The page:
Does Baseball Need a Salary Cap?

matt maldoContributor IJuly 27, 2009

Perhaps no two words in baseball generate as much controversy and emotion as salary cap.Depending on who you ask the salary cap would either save the game, destroy the players union,provide some hope for those smaller market teams, corrupt the free market, or create a problem that would turn every deadline into a battle of wits between dueling GM's.The concept of having a salary cap sounds simple enough.

Every team whether it be the Yankees, or the Nationals are given an annual salary budget, and no team is allowed to exceed it.But as experienced in other leagues salary caps come with many exceptions like hard caps and soft caps, franchise-player exemptions, and luxury taxes.each tweak to the system runs headlong into the economics of unintended problems.But before we determine how to fix baseball, you have to decide what about baseball needs to be fixed.

Taxes and caps have been suggested to cure problems like payroll inflation, high ticket prices, and competitive inbalance.Economists like to point that if you want less of something, you need to put a tax on it, players salaries being no exception.reduce the ability of the richest teams to bid up the price of players and salaries are gonna fall.How this ends up playing out is dependent on the tax in place.A salary cap which should be called a payroll cap,is the simplest to envision.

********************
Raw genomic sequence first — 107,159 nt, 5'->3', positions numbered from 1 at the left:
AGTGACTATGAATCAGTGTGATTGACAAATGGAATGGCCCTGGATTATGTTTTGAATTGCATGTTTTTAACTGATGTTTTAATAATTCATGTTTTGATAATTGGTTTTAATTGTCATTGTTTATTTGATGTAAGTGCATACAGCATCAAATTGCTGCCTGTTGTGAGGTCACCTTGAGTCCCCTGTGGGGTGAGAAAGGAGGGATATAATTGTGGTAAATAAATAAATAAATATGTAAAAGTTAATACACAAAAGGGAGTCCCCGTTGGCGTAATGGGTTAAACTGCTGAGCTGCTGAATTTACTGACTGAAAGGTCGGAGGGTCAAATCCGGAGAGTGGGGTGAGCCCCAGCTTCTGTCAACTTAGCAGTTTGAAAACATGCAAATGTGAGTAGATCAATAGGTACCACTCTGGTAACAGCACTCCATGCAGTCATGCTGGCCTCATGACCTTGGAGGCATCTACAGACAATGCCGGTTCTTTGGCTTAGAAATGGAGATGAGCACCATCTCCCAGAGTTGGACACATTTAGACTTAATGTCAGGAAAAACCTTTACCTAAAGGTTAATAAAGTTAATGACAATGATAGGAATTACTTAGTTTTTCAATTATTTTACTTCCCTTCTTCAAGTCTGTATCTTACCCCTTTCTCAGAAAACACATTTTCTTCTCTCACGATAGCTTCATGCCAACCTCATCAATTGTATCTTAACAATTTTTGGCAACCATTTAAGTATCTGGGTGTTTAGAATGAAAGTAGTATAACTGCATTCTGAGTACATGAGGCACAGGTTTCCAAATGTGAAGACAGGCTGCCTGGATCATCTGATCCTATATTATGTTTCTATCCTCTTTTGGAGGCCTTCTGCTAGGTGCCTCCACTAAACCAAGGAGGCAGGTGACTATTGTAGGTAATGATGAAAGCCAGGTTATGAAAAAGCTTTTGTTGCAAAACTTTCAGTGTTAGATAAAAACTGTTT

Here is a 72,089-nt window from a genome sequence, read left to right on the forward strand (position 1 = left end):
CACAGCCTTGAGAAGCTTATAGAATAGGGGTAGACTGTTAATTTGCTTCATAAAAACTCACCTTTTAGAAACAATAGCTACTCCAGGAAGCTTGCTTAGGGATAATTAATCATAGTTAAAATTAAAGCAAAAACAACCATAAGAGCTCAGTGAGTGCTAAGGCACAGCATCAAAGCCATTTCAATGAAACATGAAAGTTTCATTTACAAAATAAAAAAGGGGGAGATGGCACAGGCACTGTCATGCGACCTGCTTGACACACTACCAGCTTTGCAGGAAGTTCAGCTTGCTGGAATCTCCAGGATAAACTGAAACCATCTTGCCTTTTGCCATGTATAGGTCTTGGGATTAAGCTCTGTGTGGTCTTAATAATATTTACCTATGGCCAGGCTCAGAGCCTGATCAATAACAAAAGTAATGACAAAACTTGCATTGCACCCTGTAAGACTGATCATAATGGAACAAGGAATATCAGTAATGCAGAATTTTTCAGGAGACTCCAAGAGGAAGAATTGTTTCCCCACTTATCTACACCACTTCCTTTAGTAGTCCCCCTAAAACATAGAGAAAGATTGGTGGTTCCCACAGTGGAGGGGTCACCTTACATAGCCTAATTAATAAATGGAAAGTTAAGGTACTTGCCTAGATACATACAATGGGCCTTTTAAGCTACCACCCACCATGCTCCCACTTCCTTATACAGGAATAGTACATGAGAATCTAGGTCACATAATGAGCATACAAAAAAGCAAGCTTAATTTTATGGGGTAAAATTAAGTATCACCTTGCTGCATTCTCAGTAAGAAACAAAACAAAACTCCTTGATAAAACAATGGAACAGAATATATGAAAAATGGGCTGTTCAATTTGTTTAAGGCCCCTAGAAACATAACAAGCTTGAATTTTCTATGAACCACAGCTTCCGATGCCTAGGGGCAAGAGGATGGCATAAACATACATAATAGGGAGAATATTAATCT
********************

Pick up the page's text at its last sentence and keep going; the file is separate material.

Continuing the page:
Once teams have reached their limit they are forbidden to spend more.This helps to reduce salaries in two ways, one teams over the cap are taken out of bidding for free agents, giving available players fewer options and reducing the bidding pressure.Plus teams just below the cap will resist on blowing their budget on a single player.In theory it sounds good because it will give every team whether they have a small market or a huge market an equal chance at winning.It sounds good but will it happen maybe but probably not for a while.